Virginia Cavaliers carry on ACC mantle

lkeeley@newsobserver.comMarch 23, 2014 

— Shortly after North Carolina was eliminated from the NCAA tournament by Iowa State, a security guard positioned in the media hallway at PNC Arena was told the news.

His first words: “Go Virginia.” A similar reaction came about the same time on the 300 level of the arena, a Tar Heels fan yelling “Let’s go Virginia!” after his team was finished.

The ACC has 61 years worth of basketball pride and history, but this season will not be remembered as one of its finest. A season that began with the slogan “The best get better,” along with talk about the possibility of getting 10 NCAA tournament bids, ended with just one team in the Sweet 16: Virginia.

Had the No. 1 seed Cavaliers not throttled Memphis 78-60 in the final game at the Raleigh site, the ACC would have been shut out of the Sweet 16 for the first time since 1979. This also is the first times since then – 35 years – that none of North Carolina’s Big Four ACC teams advanced to that round.

“That’s tough for guys like North Carolina and Duke to go down the way that they did even though they came in prepared,” Virginia guard Justin Anderson said. “T.J. Warren and N.C. State made a great run, so hats off to those guys that put their hearts our on the line in the tournament. We want to make sure we get it for those guys and bring it back for the ACC.

“We believe that we play in the best conference in the country. And that’s one thing that keeps us united as one. The ACC, it’s one big family.”

The Cavaliers dominated the ACC during the regular season, compiling a 16-2 record with an average margin of victory of 13.8 points. Then they dominated last weekend in Greensboro, too, knocking off Florida State, Pittsburgh and Duke in quick fashion for the official designation of ACC champion.

After Duke and N.C. State lost in the Round of 64 (the Wolfpack did at least win its First Four game to make the larger field), and UNC, Pittsburgh and Syracuse bowed out in the next round, the Cavaliers were left alone to carry the league’s mantle.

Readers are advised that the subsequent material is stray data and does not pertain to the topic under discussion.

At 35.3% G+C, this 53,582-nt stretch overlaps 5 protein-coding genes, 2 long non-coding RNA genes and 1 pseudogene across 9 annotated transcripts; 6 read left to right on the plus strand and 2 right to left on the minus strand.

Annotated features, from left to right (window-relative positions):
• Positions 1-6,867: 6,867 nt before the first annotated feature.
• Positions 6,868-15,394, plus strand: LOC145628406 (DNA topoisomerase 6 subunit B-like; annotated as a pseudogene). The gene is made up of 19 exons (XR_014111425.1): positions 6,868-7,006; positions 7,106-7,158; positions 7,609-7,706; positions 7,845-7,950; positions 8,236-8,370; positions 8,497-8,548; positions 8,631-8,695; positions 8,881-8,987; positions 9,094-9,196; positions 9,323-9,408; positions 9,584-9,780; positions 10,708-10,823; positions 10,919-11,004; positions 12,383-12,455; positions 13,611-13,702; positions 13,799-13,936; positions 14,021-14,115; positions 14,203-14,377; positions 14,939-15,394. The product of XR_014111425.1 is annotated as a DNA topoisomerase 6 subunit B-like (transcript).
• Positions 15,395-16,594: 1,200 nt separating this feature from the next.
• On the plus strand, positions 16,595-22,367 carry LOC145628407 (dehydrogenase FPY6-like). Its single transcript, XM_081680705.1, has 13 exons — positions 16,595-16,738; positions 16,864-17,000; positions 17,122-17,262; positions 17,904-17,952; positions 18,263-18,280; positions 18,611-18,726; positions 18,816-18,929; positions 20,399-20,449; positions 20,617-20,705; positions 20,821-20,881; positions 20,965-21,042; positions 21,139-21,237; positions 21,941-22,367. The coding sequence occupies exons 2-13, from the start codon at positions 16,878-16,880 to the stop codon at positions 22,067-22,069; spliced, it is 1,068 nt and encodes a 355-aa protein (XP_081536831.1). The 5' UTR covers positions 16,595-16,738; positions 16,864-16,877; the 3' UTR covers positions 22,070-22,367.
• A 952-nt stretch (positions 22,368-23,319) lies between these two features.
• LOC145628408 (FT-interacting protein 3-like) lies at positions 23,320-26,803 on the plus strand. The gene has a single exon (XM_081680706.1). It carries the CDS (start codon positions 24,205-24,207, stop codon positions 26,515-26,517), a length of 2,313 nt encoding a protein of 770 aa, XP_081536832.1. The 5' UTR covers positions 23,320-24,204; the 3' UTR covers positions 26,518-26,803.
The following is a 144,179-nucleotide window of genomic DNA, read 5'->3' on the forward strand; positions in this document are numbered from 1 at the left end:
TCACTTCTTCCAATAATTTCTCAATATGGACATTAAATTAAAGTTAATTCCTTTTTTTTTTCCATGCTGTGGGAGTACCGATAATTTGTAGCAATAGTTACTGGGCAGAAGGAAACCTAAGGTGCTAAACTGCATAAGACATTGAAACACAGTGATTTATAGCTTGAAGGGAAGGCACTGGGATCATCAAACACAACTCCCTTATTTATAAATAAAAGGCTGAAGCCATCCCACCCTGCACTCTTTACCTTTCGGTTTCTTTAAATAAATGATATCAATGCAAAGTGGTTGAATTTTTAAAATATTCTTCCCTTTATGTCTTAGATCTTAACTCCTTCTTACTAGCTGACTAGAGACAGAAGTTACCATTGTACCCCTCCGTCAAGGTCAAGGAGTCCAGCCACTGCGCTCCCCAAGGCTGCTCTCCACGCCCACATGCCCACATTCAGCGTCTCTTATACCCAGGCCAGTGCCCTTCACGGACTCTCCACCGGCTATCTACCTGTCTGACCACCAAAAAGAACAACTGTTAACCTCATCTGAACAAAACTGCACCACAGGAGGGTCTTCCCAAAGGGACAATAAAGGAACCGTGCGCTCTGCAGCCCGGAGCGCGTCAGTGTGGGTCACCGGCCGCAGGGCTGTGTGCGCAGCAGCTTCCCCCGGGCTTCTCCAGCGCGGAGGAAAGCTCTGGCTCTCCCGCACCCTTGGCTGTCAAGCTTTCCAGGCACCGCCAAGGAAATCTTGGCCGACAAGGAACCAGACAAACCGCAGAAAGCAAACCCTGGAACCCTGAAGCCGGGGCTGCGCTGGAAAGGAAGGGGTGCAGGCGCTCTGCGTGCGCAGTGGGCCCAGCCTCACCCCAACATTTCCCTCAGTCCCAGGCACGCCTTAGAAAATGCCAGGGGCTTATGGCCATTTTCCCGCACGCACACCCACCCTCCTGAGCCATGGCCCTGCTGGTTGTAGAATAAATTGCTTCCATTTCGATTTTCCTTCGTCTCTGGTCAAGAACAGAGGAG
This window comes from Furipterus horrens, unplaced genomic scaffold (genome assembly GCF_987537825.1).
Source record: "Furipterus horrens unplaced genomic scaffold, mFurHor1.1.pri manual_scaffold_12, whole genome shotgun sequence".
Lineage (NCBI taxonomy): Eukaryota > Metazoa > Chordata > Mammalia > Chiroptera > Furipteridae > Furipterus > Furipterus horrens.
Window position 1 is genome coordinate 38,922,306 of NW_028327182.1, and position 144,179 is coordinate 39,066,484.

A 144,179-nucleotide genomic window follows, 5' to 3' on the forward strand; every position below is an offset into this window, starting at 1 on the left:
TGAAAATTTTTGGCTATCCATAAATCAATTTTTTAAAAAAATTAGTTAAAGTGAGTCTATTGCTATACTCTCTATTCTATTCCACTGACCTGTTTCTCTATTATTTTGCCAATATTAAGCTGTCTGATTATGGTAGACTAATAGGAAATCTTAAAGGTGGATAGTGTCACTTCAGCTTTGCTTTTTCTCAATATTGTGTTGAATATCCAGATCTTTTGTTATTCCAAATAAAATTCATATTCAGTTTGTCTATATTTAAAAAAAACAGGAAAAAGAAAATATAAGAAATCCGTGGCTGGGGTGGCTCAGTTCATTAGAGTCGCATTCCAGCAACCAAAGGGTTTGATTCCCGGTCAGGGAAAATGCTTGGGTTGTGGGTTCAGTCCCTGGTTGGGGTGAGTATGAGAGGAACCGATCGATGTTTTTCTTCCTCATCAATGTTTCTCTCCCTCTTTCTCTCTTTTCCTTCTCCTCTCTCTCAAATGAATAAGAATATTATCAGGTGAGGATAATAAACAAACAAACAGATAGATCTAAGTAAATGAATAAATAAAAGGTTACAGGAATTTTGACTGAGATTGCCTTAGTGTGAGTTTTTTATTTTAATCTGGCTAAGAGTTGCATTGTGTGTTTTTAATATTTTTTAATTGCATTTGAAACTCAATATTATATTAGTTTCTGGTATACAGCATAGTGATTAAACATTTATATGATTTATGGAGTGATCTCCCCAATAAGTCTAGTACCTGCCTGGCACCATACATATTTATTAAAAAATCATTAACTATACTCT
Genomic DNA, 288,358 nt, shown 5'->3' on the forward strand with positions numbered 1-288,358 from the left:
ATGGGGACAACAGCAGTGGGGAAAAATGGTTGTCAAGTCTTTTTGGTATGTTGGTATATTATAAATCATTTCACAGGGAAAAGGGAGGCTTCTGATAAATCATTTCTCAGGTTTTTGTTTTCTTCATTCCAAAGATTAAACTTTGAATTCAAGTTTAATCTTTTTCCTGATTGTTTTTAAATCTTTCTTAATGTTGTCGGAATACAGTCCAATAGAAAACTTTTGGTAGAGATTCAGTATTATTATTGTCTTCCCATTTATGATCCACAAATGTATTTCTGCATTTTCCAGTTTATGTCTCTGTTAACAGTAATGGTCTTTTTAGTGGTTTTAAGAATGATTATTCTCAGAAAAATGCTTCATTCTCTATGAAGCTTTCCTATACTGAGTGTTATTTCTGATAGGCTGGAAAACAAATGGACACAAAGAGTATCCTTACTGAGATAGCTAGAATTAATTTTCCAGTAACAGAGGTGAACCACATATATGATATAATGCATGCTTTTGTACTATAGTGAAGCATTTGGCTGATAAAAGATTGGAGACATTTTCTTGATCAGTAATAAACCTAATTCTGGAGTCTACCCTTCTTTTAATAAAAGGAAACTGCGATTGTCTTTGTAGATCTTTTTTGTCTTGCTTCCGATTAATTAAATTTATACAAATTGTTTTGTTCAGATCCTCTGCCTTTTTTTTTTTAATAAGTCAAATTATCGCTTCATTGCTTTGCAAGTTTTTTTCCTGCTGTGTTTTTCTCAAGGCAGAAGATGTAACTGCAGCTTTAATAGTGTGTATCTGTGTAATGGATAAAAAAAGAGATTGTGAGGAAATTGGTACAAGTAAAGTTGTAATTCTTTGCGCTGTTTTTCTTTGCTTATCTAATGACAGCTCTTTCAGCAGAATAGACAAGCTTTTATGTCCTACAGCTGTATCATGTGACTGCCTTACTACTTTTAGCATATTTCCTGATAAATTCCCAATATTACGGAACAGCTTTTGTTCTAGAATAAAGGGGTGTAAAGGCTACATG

Their fans even started a small A-C-C chant briefly with about two minutes left in the game. It was followed by a more robust “Sweet 16” and then, largest of all, “Tony Bennett” and “Evan Nolte” after a highlight-reel dunk.

Before Virginia and its fans, who dominated the arena as if it were in Charlottesville, assembled in their places, Tennessee became the third SEC team to clinch a spot in the Sweet 16. The much-maligned league has a perfect 7-0 record in NCAA play.

“I’m very glad you said that because there are three teams still alive in the Sweet 16,” Tennessee forward Jarnell Stokes said when asked about the perceived weakness of the league. “And everyone was saying the SEC is a two-headed team.

“I heard Mike Wilbon and (Tony) Kornheiser say on the show (ESPN’s ‘Pardon the Interruption’), I think it was right before we played Iowa, they said the SEC is a two-headed team. And now we’re in the Sweet 16. That’s just motivation.”

Stokes was a monster down low, with 17 points and 18 rebounds as the Volunteers ended Mercer’s Cinderella run with an 83-63 win. Those 18 rebounds were just one less than the Bears had as a team.

“I almost want to cry because at times this year, it felt like this wasn’t going to happen,” Stokes said. “I felt like coming into this year we were a top 16 team, but we had so many ups and downs. I’m just glad we kept faith.”

Stokes, who hails from Memphis, said Tennessee basketball was dead in the wake of coach Bruce Pearl’s departure for running afoul of the NCAA. If it was dead, it came back to life quickly – the Volunteers have reached the Sweet 16 in four of the past eight years. In the tradition-rich ACC, just one team has more in that span: North Carolina.

“It is what it is,” Tennessee coach Cuonzo Martin said of the SEC’s perception. “I just think for us as a league, don’t get consumed with the peripheral, just continue to work hard and get multiple teams in the tournament because you have some very talented teams. It’s unfortunate that we only have three teams in. But I don’t think the criticism is accurate.

“You have a stage and a platform when you’re on television, you’re allowed to say what you want to say. Sometimes perception becomes the reality.”

The ACC is cognizant of that fact, too, which is why Duke coach Mike Krzyzewski took to stumping for the league in recent weeks. Fairly or not, leagues tend to be judged for their postseason participation and success. For the ACC, Virginia stands alone.

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